Instead of rejecting their Aztec and Spanish ancestry, Caifanes went for a puro Americano sound. They were one of the first Latin bands to incorporate mestizo roots into their music, creating something highly spiritual and altogether unique. With a slight progressive-rock tinge, Caifanes' songs, largely written by Hernandez, were heavy with mysticism, harking back to a pre-conquistador time when the people lived in closer harmony with the earth.

But every frontman needs a partner, and guitarist Marcovich's graceful harmonics always fit in perfectly with Hernandez's soaring voice. Together, the pair were the Robert Plant and Jimmy Page of Mexico. It should come as no surprise then that there was and still is a certain rock-star element to Caifanes' and Jaguares' music.

While the days of flowing long hair and classy, high-maintenance fashion have long since disappeared in the states, Caifanes and Jaguares are the epitome of rock & roll self-adulation. The difference, though, between American rock superstardom and Jaguares' superstardom is the latter tends to be less intent on proving a rebellious, balls-to-the-wall image. Indeed, playing rock & roll at all has been a sign of dissidence in many Latin American countries, and Jaguares seem much more intent on being passionate than on being badasses.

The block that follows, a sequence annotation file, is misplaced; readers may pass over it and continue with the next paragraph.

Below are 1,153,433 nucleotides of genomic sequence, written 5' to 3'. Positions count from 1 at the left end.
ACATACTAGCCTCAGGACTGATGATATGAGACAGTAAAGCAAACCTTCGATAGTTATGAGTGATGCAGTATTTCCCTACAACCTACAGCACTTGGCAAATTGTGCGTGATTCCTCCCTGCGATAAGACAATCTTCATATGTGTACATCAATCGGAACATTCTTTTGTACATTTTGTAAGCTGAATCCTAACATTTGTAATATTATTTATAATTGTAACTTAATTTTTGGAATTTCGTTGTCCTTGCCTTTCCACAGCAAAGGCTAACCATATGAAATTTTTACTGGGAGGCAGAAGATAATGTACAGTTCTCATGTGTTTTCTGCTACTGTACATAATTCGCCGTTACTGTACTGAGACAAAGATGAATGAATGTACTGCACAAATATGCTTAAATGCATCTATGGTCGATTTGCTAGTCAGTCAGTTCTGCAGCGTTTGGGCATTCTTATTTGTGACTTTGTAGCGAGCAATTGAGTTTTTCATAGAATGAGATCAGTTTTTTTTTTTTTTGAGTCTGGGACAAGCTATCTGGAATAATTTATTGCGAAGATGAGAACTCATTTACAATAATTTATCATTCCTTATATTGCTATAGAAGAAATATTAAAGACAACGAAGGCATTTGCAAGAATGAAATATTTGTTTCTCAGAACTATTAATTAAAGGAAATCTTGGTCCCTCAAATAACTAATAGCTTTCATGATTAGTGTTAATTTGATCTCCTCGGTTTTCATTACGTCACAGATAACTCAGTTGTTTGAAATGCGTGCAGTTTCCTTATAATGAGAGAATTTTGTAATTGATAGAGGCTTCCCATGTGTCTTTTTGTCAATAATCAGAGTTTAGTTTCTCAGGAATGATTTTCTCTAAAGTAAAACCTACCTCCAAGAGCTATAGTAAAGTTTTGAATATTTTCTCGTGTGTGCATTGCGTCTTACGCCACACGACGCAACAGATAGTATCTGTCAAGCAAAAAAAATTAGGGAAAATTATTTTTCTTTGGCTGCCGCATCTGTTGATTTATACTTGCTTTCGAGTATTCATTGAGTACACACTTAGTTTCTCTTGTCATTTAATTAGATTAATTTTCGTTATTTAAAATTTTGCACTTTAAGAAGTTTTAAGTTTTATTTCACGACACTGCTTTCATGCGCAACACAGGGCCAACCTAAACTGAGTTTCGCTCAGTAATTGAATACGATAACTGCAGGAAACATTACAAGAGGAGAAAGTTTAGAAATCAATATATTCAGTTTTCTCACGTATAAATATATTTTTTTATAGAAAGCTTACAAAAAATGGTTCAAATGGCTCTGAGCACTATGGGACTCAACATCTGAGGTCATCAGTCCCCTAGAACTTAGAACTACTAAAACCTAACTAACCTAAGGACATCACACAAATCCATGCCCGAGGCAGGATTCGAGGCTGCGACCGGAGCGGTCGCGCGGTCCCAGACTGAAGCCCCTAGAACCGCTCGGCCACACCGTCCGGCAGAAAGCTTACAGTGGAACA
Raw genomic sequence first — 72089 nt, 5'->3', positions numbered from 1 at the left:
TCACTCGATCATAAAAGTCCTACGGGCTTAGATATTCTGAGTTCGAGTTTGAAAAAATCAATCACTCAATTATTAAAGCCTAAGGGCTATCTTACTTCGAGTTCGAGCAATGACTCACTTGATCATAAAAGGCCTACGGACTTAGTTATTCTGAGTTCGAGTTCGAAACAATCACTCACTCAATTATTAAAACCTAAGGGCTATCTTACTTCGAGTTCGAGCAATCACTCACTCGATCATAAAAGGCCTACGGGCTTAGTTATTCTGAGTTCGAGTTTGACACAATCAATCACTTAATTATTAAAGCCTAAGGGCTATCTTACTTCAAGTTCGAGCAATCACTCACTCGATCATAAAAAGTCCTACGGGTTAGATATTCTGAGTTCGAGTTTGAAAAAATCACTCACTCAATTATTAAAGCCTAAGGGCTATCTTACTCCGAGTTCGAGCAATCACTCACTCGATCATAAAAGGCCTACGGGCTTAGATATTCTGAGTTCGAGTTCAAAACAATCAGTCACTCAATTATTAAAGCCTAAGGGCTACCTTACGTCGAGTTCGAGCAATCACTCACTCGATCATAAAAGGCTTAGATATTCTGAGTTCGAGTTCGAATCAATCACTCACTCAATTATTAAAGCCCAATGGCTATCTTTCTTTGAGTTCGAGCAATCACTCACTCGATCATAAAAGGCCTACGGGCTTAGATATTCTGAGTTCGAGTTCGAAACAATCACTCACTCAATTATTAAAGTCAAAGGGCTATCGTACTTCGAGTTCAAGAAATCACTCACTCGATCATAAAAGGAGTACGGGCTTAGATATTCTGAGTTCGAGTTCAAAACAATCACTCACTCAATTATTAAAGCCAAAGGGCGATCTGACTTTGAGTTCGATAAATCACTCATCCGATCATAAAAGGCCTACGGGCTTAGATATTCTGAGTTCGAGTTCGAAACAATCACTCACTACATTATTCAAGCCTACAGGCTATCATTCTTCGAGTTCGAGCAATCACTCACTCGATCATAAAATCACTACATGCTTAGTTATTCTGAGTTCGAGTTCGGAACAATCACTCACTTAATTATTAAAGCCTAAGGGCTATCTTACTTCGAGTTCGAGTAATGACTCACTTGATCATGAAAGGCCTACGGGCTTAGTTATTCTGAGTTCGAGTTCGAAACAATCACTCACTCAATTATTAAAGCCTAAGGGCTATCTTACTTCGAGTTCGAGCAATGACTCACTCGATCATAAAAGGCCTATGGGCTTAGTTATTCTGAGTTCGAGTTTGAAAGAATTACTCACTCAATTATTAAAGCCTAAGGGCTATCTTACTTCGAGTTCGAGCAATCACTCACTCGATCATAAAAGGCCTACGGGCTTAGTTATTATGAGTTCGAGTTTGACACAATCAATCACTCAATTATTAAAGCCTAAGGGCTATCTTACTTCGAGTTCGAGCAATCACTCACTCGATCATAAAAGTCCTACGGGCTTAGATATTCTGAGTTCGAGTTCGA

On Jaguares' new album, the music, as in past efforts, revolves around the work of Hernandez. Even with Marcovich's ingenious guitar lines missing from the picture, Jaguares' music remains a potent blend of romantic ballads and epic rock songs. Without a doubt, the majority of this has to do with the towering Hernandez, whose dreamy voice has been a staple of Latin rock for over a decade now. It's hard to find an American contemporary who accurately matches Hernandez's popularity and persona; he's a sex symbol to millions of Latinos and also a shaman--a synthesis of rock & roll godliness and sage.

For the first time, Jaguares have reproduced material from their highly lauded live shows. Recorded last year during a surprise concert in Los Angeles, the 11-song disc one is a journey into the vaults of Caifanes and Jaguares music, much of which is practically drowned out by screams and cheers from fans. There are classics like "No Dejas Que" and "Nos Vamos Juntos," both from 1992's El Silencio, as well as more recent material by Jaguares.

With their CD easily the biggest success for Latin rock ever and with a major U.S. tour under way, Hernandez and crew are on top of the world. For these guys, it's been a long time coming.


Jaguares play the Catalyst Wednesday (Sept. 22) beginning at 9pm. $25 adv/$27 door, 21+. 423-1336.

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From the September 15-22, 1999 issue of Metro Santa Cruz.